BREMERTON — “I gotta tell ya, I felt as giddy as the ‘Ugly Duckling’ when he swam into the next pond over and found all those beautiful swans that looked and thought just like me,” said Laura Kneib, owner of F.R.O.G. Soap and master soap maker, when she learned she had won the 2017 Recycler of the Year Award from the Washington State Recycling Association her award.
She received the award at a June 14 ceremony held in Pasco, Washington.
F.R.O.G. Soap makes earth-friendly, handmade soap incorporating reclaimed vegetable oil as a part of their recipe. Each day, they strive to find new ways to recycle, reclaim and up-cycle ingredients, packaging and display items.
To date, they have reclaimed more than five tons of vegetable oil and corrugated cardboard.
The company reuses ‘like-new’ baskets, refills ink cartridges instead of buying new ones and reclaims wood from shipping pallets to make soap molds, soap decks and curing racks.
They also collect and reuse packing peanuts and paper to ship orders.
“It truly was a great experience to share thoughts and ideas with some of the recycling industry’s biggest players, Kneib said. “What they are doing and the sheer tonnage of material they have recycled and reclaimed just blew my mind.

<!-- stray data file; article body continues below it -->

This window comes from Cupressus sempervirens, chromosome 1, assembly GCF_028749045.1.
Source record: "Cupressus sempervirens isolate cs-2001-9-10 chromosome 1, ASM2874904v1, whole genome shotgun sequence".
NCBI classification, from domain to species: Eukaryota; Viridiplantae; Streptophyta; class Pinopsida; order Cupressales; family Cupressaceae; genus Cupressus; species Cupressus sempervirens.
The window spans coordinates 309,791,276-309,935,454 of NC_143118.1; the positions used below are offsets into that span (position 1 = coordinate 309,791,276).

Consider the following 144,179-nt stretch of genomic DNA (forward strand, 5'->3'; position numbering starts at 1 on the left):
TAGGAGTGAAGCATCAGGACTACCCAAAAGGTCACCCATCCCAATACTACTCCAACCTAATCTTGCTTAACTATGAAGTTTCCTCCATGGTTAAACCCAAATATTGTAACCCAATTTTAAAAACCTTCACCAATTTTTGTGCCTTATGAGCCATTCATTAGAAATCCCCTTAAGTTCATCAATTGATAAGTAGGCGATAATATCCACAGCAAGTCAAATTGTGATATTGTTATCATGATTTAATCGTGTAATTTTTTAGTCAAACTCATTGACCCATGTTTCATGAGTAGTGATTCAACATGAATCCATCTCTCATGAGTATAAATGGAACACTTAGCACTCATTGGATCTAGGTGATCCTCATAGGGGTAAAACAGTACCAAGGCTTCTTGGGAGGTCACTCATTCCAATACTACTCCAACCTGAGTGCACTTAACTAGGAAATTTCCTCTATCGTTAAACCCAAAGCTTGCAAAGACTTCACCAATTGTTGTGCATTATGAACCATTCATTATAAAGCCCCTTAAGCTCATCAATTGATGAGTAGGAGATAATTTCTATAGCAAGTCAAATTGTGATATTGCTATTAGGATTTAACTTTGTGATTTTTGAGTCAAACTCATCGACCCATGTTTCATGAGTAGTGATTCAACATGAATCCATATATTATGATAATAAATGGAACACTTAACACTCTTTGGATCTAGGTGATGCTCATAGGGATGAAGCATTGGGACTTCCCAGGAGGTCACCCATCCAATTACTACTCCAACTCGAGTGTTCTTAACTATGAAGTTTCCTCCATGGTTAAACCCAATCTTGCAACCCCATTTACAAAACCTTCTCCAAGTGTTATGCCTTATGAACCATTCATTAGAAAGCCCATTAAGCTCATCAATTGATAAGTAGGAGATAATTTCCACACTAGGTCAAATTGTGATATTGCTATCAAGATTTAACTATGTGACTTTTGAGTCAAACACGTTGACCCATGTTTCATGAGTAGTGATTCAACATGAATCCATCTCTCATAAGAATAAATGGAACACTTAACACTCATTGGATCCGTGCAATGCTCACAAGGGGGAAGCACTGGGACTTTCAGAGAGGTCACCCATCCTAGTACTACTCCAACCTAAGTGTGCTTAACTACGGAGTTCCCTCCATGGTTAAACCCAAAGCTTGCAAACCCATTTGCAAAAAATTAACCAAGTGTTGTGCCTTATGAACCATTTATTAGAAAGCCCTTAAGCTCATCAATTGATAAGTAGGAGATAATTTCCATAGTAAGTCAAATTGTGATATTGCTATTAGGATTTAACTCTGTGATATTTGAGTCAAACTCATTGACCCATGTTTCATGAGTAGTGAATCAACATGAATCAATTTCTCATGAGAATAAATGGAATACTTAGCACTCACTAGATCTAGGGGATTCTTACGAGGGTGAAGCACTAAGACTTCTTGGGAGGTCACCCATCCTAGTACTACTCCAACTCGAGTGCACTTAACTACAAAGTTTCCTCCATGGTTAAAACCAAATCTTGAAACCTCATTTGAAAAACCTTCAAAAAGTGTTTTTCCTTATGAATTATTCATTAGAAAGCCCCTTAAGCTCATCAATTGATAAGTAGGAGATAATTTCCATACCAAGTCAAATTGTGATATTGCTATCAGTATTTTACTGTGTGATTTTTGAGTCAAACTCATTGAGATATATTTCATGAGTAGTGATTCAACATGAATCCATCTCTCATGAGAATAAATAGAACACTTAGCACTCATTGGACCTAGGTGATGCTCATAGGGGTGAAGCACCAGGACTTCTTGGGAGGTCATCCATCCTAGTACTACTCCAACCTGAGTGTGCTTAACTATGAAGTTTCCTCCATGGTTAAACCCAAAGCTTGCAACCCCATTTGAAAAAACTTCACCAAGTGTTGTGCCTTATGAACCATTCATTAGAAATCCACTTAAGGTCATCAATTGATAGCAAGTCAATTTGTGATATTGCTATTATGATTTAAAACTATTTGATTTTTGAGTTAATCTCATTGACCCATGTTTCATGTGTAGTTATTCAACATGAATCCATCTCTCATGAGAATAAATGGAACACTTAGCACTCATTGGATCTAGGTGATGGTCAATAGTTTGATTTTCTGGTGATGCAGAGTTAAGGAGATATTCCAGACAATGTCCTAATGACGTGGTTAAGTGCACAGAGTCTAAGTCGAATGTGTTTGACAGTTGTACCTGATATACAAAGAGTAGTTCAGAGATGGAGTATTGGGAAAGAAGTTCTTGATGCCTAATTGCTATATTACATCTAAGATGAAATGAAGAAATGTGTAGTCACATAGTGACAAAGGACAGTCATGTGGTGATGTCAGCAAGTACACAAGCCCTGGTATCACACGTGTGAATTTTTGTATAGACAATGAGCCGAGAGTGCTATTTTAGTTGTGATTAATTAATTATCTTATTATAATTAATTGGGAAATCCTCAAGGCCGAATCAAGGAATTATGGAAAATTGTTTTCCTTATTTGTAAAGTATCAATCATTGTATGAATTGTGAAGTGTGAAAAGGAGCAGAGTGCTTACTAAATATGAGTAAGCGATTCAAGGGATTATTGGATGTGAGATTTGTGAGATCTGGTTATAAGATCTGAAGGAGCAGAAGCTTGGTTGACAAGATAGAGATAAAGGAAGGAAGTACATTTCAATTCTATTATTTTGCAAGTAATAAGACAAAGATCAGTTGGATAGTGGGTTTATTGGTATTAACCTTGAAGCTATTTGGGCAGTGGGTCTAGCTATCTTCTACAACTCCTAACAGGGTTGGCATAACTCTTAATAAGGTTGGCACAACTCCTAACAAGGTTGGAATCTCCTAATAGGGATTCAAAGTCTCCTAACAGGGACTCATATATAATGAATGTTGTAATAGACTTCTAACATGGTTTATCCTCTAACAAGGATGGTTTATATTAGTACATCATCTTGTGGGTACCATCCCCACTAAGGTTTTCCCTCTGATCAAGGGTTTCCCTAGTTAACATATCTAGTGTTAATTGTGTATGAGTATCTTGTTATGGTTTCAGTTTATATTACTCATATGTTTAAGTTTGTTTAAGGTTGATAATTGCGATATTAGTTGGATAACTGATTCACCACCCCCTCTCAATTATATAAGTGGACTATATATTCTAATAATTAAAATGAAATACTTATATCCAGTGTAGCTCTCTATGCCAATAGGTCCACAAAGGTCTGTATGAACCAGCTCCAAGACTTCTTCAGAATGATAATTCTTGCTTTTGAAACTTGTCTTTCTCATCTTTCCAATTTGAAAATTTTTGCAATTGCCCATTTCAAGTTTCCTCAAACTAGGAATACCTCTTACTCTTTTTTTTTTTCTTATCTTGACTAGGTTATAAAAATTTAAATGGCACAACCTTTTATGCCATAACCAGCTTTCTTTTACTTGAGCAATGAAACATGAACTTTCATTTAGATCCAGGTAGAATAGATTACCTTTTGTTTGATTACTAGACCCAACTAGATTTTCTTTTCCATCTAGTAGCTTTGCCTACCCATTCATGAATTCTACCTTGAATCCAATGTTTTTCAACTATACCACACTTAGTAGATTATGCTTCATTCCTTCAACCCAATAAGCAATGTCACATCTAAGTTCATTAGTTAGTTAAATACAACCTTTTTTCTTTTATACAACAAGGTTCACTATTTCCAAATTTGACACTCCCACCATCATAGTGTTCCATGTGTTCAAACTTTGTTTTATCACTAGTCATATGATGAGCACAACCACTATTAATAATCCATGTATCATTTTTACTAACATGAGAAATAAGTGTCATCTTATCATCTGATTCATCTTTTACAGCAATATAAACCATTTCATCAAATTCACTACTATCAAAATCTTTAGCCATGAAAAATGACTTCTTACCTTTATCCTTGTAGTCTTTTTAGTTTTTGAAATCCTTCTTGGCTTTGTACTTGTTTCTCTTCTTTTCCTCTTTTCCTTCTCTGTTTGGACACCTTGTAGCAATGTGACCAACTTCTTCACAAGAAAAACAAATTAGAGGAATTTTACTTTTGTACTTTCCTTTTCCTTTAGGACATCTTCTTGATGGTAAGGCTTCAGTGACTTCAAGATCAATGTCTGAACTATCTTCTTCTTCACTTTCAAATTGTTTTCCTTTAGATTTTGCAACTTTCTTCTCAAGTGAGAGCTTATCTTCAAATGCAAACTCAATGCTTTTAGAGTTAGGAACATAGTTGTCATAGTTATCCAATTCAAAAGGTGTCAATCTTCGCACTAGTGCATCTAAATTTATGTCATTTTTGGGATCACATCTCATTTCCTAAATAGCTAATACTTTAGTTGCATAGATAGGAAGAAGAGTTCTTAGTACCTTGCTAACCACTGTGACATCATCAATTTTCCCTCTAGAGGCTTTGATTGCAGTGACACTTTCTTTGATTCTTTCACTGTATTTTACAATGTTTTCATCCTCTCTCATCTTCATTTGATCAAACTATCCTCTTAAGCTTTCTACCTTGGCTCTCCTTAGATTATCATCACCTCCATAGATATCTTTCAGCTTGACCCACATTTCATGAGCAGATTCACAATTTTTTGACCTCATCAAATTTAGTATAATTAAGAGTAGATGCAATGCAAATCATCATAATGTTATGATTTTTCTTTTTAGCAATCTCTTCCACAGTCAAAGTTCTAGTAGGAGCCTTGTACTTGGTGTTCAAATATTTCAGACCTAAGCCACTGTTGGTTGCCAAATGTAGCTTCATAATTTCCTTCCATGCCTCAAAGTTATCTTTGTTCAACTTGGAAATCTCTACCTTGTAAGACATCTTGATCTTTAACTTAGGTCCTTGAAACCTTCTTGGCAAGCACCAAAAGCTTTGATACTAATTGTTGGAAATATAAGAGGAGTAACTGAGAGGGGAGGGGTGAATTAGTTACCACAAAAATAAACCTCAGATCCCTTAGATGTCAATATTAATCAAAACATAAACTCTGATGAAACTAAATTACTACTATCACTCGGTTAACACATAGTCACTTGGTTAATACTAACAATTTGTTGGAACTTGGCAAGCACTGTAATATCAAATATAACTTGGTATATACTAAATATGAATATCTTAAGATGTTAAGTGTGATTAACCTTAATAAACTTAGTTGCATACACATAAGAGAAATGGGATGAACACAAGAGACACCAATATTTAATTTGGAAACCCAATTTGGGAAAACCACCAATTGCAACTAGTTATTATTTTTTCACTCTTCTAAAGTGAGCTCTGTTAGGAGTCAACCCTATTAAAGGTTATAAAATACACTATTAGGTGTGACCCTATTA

“Compared to those folks, I feel like a bit of a piker, but then, no one else does what we are doing at F.R.O.G. Soap.”
“I came away from the WSRA Awards Conference with some crackerjack ideas, including a costume-swap program from Jenne McInnis, recycling coordinator for the City of Kirkland, who accepted the ROY Award for the City of Kirkland,” said Kneib.
“They hold a costume swap a few weeks before Halloween to make use of costumes kids have outgrown or never got to use,” Kneib said.
“Our Downtown Bremerton Association (DBA) puts on a sizeable Halloween event each year, and a costume swap a couple of weeks before would be terrific.”
F.R.O.G. Soap has shared its methods and recipes with organizations around the world including projects in Italy, Tunisia, Bolivia and Uganda.
Their most recent projects include a pedal-powered project in Cochabamba, Bolivia, making soap from reclaimed vegetable oil for their village (as was reported in EarthIslandJournal.org). They are now producing soap to sell to surrounding villages.
At present, F.R.O.G. Soap is working with a nonprofit organization in Victoria Falls, South Africa, called Greenline Africa Whomworks, to bring their communities out of poverty.
The goal is to make soap from waste cooking oil produced by local hotels and restaurants.
The project would be good for the environment, good for the youth, good for the local women that will be making the soap and good for the hotels and restaurants that will supply the oil, Kneib said.
F.R.O.G. Soap has a retail shop located at 530 Fifth St. in Bremerton, as well as an online catalog.
They create wedding, shower and corporate favors that are handmade, practical, earth-friendly, decorative, memorable and simple.
For more information about F.R.O.G. Soap, visit www.frogsoap.com.
For more information about the Washington State Recycling Association, visit www.wsra.net.